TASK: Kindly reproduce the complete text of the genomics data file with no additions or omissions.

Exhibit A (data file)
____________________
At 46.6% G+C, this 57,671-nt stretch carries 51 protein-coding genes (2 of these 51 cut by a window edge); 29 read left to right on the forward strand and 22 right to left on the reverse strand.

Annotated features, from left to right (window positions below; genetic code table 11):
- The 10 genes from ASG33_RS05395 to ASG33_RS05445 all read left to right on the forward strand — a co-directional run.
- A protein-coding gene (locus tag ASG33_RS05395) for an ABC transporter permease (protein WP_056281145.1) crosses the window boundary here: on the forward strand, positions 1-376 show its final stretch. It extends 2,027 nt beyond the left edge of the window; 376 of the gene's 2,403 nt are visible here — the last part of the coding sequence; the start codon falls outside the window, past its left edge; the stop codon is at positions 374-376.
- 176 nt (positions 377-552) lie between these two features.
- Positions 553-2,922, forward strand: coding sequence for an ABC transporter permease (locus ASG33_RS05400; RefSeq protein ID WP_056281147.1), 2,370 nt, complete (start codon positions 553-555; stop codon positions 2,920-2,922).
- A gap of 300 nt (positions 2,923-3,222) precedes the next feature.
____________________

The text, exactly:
At 46.6% G+C, this 57,671-nt stretch carries 51 protein-coding genes (2 of these 51 cut by a window edge); 29 read left to right on the forward strand and 22 right to left on the reverse strand.

Annotated features, from left to right (window positions below; genetic code table 11):
- The 10 genes from ASG33_RS05395 to ASG33_RS05445 all read left to right on the forward strand — a co-directional run.
- A protein-coding gene (locus tag ASG33_RS05395) for an ABC transporter permease (protein WP_056281145.1) crosses the window boundary here: on the forward strand, positions 1-376 show its final stretch. It extends 2,027 nt beyond the left edge of the window; 376 of the gene's 2,403 nt are visible here — the last part of the coding sequence; the start codon falls outside the window, past its left edge; the stop codon is at positions 374-376.
- 176 nt (positions 377-552) lie between these two features.
- Positions 553-2,922, forward strand: coding sequence for an ABC transporter permease (locus ASG33_RS05400; RefSeq protein ID WP_056281147.1), 2,370 nt, complete (start codon positions 553-555; stop codon positions 2,920-2,922).
- A gap of 300 nt (positions 2,923-3,222) precedes the next feature.